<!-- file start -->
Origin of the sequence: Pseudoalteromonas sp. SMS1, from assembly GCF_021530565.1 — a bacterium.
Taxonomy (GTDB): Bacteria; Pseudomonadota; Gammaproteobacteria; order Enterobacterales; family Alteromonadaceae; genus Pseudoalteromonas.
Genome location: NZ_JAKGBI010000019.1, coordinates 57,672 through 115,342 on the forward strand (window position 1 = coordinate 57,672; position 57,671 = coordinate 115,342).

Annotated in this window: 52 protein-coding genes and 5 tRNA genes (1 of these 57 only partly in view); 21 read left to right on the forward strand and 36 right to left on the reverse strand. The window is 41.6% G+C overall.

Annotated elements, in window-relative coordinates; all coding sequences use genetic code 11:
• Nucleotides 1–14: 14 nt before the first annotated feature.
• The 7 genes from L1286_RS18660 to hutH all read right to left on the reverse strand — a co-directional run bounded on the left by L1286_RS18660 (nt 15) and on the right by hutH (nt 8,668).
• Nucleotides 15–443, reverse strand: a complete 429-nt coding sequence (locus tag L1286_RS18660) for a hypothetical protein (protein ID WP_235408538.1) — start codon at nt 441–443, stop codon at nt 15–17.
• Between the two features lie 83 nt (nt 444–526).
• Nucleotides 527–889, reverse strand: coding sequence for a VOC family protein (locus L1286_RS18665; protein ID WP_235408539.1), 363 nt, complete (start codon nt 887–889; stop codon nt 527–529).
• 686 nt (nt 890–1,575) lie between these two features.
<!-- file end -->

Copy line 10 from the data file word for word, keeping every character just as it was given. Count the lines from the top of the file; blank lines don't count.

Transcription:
• Nucleotides 527–889, reverse strand: coding sequence for a VOC family protein (locus L1286_RS18665; protein ID WP_235408539.1), 363 nt, complete (start codon nt 887–889; stop codon nt 527–529).